3. Another adoptee here, frequent reader, seconding what Amanda has said. It is clear that you love all three but have difficulty expressing it to Cricket and end up scapegoating him for what sounds like typical three-year-old behavior rather than pathology. “Protecting” your raised kids from behavior is one thing: or is it from the sadness you feel, displaced on Cricket? Many adoptees are excellent at picking up on adult emotional turmoil/coldness. Ruth’s unwillingness to allow you to Skype may be not to punish you but to protect Cricket from raw feelings afterwards if you are shy and cold with him, or easily distracted by Joey and Kit. I am a mom and know how hard it is to talk on the phone and concentrate with little people pulling you away; Cricket is another of your little people, and once again, is he relegated to the back of the scrum? If you cannot commit to showing him the same kind of love you describe for your other two, closing the adoption would be kindest. It can be hard (sometimes impossible) to repair repeated emotional wounding.

    It sounds like seeing Cricket is traumatic for you. He has become a symbol of your pain more than a small kid, and that is not about him, it is about you. You once said that you wanted to maintain contact so that he could tell you off as a teen, or something like that. You are setting yourself up for a self-fulfilling prophecy along those lines.

  4. I might not be able to respond until tomorrow, but I will, and I want to thank y’all who’ve commented. I agree with some things that you’ve said for sure, disagree with others, and will think about what you’ve said while I wait to be able to write.

  5. Susie,
    I would view meeting Cricket’s needs as an opportunity to develop yourself further as a parent. I understand you practice attachment parenting for Joey and Kit. I’m an AP parent too and AP is not about saying you need to be some kind of martyr who is always with your children 24/7. It does not forbid you from ever being away from your kids. Instead AP is about building strong attachment between your kids and other trusted and caring individuals which helps them build a relationship of trust with the world. AP core principles suggest both self care and building a network of support. How do you think you are doing with those aspects of AP?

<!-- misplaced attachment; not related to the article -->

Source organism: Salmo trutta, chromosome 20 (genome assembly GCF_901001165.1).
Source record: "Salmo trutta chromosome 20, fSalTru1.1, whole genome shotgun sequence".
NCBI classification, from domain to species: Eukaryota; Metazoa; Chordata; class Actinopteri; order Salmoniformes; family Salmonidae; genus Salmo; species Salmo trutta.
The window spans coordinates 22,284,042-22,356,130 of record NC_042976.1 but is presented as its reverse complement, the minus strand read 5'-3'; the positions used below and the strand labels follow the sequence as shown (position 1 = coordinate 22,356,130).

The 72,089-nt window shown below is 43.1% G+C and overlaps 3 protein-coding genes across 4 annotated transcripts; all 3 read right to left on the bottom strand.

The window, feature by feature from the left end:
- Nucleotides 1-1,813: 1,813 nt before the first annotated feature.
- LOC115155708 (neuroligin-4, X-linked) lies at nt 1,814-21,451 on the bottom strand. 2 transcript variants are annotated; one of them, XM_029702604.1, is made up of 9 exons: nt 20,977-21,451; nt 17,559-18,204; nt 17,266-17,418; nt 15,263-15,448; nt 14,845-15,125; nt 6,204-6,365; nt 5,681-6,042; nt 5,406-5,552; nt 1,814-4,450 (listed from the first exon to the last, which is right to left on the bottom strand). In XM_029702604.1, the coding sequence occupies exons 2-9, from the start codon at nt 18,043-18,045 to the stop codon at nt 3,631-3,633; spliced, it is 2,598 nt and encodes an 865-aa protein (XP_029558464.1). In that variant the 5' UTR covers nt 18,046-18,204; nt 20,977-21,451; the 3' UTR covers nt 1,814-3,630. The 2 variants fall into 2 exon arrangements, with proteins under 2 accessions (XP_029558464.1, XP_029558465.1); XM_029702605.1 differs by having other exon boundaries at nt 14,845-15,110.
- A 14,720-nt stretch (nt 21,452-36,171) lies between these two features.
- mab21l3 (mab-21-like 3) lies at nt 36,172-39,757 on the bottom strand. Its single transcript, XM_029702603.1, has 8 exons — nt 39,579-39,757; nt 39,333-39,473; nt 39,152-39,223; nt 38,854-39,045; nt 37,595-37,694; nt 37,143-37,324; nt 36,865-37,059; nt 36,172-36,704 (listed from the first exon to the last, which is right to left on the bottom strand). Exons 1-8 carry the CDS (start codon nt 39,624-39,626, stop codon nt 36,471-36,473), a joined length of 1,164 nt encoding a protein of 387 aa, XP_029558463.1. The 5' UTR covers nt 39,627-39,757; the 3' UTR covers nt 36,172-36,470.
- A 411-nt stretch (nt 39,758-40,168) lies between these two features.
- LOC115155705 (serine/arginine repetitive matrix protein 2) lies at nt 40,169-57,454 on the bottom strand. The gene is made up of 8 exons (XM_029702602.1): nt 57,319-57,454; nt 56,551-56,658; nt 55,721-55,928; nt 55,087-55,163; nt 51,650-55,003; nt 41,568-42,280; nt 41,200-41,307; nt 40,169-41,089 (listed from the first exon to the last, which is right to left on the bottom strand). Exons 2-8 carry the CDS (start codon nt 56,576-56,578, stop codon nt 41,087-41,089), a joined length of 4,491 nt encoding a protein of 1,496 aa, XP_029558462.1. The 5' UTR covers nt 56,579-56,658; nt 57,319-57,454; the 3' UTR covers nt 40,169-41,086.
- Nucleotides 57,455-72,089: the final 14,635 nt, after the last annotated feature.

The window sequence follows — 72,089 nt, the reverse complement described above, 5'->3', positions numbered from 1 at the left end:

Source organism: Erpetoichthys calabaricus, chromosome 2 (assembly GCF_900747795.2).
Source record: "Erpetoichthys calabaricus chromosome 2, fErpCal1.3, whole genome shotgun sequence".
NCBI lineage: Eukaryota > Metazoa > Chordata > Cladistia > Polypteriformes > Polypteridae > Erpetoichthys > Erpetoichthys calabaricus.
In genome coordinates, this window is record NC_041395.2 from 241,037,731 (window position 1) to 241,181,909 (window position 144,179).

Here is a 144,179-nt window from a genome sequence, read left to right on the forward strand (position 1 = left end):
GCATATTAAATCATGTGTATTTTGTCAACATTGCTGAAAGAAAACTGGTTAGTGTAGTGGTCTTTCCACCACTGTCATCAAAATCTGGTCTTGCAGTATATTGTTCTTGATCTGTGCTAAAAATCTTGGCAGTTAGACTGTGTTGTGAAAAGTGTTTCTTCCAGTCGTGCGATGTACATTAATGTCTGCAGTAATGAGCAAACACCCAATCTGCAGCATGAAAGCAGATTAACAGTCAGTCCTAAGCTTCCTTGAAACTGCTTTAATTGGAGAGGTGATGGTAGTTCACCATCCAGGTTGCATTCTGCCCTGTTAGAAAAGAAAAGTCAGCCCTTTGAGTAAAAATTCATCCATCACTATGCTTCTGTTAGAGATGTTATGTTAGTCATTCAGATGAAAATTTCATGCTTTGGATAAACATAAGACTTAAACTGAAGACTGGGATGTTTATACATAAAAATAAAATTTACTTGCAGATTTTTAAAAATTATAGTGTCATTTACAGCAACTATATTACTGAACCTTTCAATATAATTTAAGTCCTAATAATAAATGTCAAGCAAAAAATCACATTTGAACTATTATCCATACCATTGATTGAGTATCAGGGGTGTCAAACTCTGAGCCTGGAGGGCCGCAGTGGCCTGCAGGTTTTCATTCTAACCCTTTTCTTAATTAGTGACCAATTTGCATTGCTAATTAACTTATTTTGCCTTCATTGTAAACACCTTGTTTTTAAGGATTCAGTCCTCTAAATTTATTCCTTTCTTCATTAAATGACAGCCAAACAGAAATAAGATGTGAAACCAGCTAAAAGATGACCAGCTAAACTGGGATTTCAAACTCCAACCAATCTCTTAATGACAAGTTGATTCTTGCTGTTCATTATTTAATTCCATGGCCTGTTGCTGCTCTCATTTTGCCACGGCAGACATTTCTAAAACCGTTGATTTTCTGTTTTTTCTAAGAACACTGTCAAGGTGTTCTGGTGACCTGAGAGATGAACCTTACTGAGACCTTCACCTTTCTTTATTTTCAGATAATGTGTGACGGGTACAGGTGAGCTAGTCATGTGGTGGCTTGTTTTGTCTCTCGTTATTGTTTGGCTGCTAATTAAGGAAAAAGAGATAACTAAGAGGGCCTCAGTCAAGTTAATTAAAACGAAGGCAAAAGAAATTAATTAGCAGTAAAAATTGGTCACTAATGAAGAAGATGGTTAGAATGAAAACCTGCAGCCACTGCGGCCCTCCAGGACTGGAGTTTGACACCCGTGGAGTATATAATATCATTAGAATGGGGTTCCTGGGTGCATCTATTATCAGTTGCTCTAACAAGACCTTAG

While the need to visit Cricket may be the first situation to point out the need to make some changes, it is something that just as well could come up another way (medical crisis taking you away from home, Joey and Kit becoming more anxious as they don’t develop ties with other trusted adults, your anxiety becoming more pronounced because you don’t have a support network of mom and kid friends to help you see the normalcy of developmentally typical behaviors). If you regularly were involved in a playgroup or were around a network of other kids I think you’d see pretty quickly that Cricket’s “violence” and your overreaction in feelings of defense of the younger kids are in fact very, very, typical in situations far less complex than what you are dealing with.

    So I propose how about seeing this as an opportunity to learn more about attachment parenting and think critically about how you could be more flexible to meet the needs of all of your children. Finally, as you feel stuck in these thought patterns, I’m wondering if you’ve considered that blogging might be making it worse. Blogging is a kind of one way conversation where people see only the bit of you that you choose to present. It is lacking real context and it can easily become an exercise in reinforcing negative thought patterns. Do you think over time your blogging about Cricket has in some way helped or has it possibly reinforced feeling like you’ve been done wrong?

  6. I think that one thing that is necessary about reunion is to talk with our lost child and our raised children about relationships and choices. For our lost child, telling them, “You are my daughter. I want to treat you equally to my other children because you are no less my daughter than they are, I don’t love you any less than i love them. Will you let me treat you that way?” Give the adopted person the choice. Can you do this with Cricket?

    Secondly, we must tell our raised children that they have another sibling and that this sibling is their brother/sister and is to be treated as a brother/sister if even they do not live with us. And that if they have questions, just ask. And if they have problems with that, just let us know. Even small children understand.

    Don’t “prioritize” your children, it just minimizes your lost child and is good reason for him to be angry at you for doing this.